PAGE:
It seems that Keith Jarrett has always been with us. That surely applies to the wealth of jazz pianists who have, wittingly or otherwise, gained inspiration from the whimsical genius. That, and much more, comes across in the latest release by an artist who long ago achieved iconic status, Budapest Concert.
You can detect the influence of Jarrett’s touch, harmonics and lyricism in many a pianist who has come through the jazzy ranks over the past half-century or so, but the man himself has generally occupied a higher plane of devil-may-care adventurousness all his own.
The temporal curtain-dropping implication references the recent sad announcement that Jarrett suffered a second stroke in 2018, that left him unable to walk and without the use of his left hand. The concert in the Hungarian capital was recorded two years earlier, just days after his previous release on ECM, Munich 2016, which came out in 2019.
The opening track finds Jarrett in his characteristic meandering, undulating mood and, as to be expected, there is plenty more where that came from elsewhere on the record. But it is not all jagged edges and suddenly angled departures. “Part VII,” for example, is a far more mellifluous and accessible effort, awash with sequined chords and lush harmonics.
By Jarrett’s stratospheric left-field standards – that borders on the commercial – and that “populist” mindset reappears with Blues, a sort of rock and roll number which, while it serves to demonstrate Jarrett’s chops, is not entirely convincing. Honeyed lyricism remerges in Answer Me, which has been recorded numerous times over the years by the likes of Nat King Cole, Petula Clark, Bing Crosby and Bryan Ferry. Jarrett’s reading veers, surprisingly, towards the saccharin, but his peerless touch on the keys always comes through loud and clear.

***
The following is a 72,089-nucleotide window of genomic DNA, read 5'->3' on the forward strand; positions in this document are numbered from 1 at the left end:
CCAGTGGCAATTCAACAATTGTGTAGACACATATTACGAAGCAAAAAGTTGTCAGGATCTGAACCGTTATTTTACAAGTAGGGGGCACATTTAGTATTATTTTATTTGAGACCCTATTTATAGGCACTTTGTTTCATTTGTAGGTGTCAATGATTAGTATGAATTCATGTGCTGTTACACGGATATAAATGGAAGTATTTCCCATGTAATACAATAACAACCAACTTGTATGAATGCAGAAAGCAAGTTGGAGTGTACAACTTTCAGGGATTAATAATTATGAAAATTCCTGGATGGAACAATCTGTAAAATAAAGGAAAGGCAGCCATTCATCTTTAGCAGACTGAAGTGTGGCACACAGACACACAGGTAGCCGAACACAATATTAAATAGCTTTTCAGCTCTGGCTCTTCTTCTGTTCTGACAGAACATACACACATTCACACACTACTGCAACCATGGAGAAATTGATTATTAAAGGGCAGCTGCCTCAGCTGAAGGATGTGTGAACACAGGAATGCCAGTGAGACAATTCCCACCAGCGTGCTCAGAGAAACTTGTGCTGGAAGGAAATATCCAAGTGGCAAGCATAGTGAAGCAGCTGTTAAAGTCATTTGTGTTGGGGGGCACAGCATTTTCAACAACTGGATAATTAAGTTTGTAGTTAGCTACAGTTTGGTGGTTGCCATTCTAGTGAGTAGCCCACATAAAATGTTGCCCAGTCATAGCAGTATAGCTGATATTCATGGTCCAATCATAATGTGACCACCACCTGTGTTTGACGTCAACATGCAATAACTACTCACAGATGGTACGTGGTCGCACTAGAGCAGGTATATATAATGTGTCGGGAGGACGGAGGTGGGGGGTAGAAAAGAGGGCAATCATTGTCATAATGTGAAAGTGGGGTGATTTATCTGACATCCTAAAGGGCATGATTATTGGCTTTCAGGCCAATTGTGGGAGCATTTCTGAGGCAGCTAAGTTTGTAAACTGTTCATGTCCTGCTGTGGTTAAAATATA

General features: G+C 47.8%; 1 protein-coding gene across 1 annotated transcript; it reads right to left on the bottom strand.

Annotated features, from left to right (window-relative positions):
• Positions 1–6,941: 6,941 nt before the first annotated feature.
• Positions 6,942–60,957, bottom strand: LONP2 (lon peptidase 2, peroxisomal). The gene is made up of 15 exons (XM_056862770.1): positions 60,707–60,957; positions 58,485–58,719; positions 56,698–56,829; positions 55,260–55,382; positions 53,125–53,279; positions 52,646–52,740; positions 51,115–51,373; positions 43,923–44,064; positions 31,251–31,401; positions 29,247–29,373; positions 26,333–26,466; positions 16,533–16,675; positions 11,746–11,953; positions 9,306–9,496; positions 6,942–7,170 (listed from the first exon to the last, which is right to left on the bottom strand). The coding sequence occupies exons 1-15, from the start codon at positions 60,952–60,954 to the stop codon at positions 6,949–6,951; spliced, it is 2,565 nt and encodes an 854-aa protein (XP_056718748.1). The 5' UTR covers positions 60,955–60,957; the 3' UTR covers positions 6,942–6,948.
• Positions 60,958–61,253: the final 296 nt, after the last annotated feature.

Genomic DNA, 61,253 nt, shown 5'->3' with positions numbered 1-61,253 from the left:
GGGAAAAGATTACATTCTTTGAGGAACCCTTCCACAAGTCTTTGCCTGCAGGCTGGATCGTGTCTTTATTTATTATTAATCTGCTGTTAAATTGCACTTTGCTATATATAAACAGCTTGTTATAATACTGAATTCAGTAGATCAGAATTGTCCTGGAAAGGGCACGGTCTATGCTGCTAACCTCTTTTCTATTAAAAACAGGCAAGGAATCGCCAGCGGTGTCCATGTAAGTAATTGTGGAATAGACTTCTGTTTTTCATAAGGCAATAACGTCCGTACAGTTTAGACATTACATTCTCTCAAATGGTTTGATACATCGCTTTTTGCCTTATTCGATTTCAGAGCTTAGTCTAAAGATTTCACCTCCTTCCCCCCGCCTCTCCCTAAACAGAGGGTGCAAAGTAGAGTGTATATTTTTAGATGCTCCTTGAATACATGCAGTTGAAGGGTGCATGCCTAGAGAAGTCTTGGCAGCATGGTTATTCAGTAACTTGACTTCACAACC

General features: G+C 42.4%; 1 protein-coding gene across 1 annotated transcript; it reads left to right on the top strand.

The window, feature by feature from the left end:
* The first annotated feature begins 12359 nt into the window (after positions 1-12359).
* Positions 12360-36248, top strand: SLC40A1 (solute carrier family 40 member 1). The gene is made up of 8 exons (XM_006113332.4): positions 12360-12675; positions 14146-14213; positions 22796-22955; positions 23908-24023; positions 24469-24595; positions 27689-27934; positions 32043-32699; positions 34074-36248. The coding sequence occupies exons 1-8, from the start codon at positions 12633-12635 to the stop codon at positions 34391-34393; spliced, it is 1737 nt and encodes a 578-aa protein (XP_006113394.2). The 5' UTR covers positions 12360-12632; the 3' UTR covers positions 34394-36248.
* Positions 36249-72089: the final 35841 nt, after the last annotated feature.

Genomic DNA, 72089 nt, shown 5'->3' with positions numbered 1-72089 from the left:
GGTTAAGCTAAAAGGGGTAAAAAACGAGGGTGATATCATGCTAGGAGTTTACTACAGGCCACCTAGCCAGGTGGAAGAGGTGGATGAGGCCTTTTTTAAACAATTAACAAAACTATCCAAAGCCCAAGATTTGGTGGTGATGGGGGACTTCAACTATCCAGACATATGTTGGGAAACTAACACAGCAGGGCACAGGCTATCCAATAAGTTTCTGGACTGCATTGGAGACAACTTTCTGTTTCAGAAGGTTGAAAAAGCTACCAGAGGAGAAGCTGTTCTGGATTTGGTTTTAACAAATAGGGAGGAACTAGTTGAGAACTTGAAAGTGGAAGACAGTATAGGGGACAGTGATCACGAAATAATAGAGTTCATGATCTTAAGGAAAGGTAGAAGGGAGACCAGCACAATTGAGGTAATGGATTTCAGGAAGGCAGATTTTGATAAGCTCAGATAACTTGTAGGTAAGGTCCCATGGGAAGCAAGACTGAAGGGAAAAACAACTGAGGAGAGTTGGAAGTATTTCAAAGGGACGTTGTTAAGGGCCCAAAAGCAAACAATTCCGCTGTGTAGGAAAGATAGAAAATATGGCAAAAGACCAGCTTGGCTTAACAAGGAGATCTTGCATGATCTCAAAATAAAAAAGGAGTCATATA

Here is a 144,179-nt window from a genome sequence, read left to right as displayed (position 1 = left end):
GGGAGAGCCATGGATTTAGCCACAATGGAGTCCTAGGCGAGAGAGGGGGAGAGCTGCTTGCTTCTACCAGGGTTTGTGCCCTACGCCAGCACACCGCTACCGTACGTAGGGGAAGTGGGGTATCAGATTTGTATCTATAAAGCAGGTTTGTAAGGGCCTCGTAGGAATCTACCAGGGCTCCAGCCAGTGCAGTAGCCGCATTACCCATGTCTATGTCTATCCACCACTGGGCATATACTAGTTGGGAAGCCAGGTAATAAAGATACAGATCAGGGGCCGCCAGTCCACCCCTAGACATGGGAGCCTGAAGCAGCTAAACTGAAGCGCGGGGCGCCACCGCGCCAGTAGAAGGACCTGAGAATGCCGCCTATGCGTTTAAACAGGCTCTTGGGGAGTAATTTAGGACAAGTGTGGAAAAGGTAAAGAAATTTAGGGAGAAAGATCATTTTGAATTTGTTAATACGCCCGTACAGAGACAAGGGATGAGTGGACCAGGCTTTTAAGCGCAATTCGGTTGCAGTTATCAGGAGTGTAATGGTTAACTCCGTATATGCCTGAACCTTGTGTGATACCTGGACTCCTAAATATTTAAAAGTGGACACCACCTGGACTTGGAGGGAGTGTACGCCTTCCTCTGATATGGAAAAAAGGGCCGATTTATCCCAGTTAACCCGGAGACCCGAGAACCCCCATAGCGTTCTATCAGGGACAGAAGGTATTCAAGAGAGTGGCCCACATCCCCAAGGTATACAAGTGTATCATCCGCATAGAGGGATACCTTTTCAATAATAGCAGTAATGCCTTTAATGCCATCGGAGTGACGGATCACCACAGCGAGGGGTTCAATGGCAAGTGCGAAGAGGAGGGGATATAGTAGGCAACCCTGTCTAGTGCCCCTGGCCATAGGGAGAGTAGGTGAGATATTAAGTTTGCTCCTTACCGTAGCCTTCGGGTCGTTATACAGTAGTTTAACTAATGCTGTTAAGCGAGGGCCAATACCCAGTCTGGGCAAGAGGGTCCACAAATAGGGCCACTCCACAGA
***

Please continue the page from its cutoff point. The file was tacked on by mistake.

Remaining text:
Playing solo is the most demanding of formats, especially when, basically, you have little or no conscious idea of what you are actually going to produce, from your instrument ahead of time. There is nowhere to hide if you suddenly run out of creative juices, but there are few, if any, artists who produced such glittering gems from the ultimate risk-taking setting as Jarrett.
Whether or not Budapest Concert ranks among Jarrett’s finest live solo outings is debatable – many would point to his legendary mid-seventies effort Köln Concert, and Munich 2016 might be in the running – but there is no doubting his mastery of dynamics, color, texture and spontaneous inventiveness in this darkly-spirited 14-cut offering.
No doubt, if Jarrett’s physical condition does spell the end of his stellar singular live and studio career, we will be treated to more releases from his bulging back catalog in the years to come.